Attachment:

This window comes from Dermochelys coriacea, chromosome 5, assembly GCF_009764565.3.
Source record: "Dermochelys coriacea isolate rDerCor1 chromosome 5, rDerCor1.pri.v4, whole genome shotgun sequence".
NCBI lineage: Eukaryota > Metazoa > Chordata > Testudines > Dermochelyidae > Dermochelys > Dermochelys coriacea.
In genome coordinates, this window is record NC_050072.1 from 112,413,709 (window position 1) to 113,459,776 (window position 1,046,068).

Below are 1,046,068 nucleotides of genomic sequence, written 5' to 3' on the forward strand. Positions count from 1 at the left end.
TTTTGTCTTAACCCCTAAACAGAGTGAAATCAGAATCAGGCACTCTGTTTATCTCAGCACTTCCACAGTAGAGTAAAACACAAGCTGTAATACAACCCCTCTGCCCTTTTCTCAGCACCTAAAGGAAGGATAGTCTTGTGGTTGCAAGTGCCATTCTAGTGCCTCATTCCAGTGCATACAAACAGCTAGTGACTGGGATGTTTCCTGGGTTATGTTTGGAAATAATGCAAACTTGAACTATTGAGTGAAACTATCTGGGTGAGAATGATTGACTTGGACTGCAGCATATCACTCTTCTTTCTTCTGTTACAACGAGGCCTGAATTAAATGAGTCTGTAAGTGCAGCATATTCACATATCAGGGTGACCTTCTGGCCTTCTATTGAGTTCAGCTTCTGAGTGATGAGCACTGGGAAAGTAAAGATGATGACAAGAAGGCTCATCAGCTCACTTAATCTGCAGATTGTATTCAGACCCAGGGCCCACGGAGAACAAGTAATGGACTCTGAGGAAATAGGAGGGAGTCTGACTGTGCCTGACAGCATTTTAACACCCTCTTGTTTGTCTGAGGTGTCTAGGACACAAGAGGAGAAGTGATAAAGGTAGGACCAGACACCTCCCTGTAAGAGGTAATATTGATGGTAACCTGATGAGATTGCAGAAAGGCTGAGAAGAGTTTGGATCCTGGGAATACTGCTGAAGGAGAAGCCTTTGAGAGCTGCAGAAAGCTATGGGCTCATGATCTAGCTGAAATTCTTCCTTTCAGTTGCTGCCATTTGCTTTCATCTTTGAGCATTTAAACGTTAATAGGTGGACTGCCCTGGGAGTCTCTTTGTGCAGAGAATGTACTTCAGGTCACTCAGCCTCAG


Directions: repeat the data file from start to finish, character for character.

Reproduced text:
This window comes from Dermochelys coriacea, chromosome 5, assembly GCF_009764565.3.
Source record: "Dermochelys coriacea isolate rDerCor1 chromosome 5, rDerCor1.pri.v4, whole genome shotgun sequence".
NCBI lineage: Eukaryota > Metazoa > Chordata > Testudines > Dermochelyidae > Dermochelys > Dermochelys coriacea.
In genome coordinates, this window is record NC_050072.1 from 112,413,709 (window position 1) to 113,459,776 (window position 1,046,068).

Below are 1,046,068 nucleotides of genomic sequence, written 5' to 3' on the forward strand. Positions count from 1 at the left end.
TTTTGTCTTAACCCCTAAACAGAGTGAAATCAGAATCAGGCACTCTGTTTATCTCAGCACTTCCACAGTAGAGTAAAACACAAGCTGTAATACAACCCCTCTGCCCTTTTCTCAGCACCTAAAGGAAGGATAGTCTTGTGGTTGCAAGTGCCATTCTAGTGCCTCATTCCAGTGCATACAAACAGCTAGTGACTGGGATGTTTCCTGGGTTATGTTTGGAAATAATGCAAACTTGAACTATTGAGTGAAACTATCTGGGTGAGAATGATTGACTTGGACTGCAGCATATCACTCTTCTTTCTTCTGTTACAACGAGGCCTGAATTAAATGAGTCTGTAAGTGCAGCATATTCACATATCAGGGTGACCTTCTGGCCTTCTATTGAGTTCAGCTTCTGAGTGATGAGCACTGGGAAAGTAAAGATGATGACAAGAAGGCTCATCAGCTCACTTAATCTGCAGATTGTATTCAGACCCAGGGCCCACGGAGAACAAGTAATGGACTCTGAGGAAATAGGAGGGAGTCTGACTGTGCCTGACAGCATTTTAACACCCTCTTGTTTGTCTGAGGTGTCTAGGACACAAGAGGAGAAGTGATAAAGGTAGGACCAGACACCTCCCTGTAAGAGGTAATATTGATGGTAACCTGATGAGATTGCAGAAAGGCTGAGAAGAGTTTGGATCCTGGGAATACTGCTGAAGGAGAAGCCTTTGAGAGCTGCAGAAAGCTATGGGCTCATGATCTAGCTGAAATTCTTCCTTTCAGTTGCTGCCATTTGCTTTCATCTTTGAGCATTTAAACGTTAATAGGTGGACTGCCCTGGGAGTCTCTTTGTGCAGAGAATGTACTTCAGGTCACTCAGCCTCAG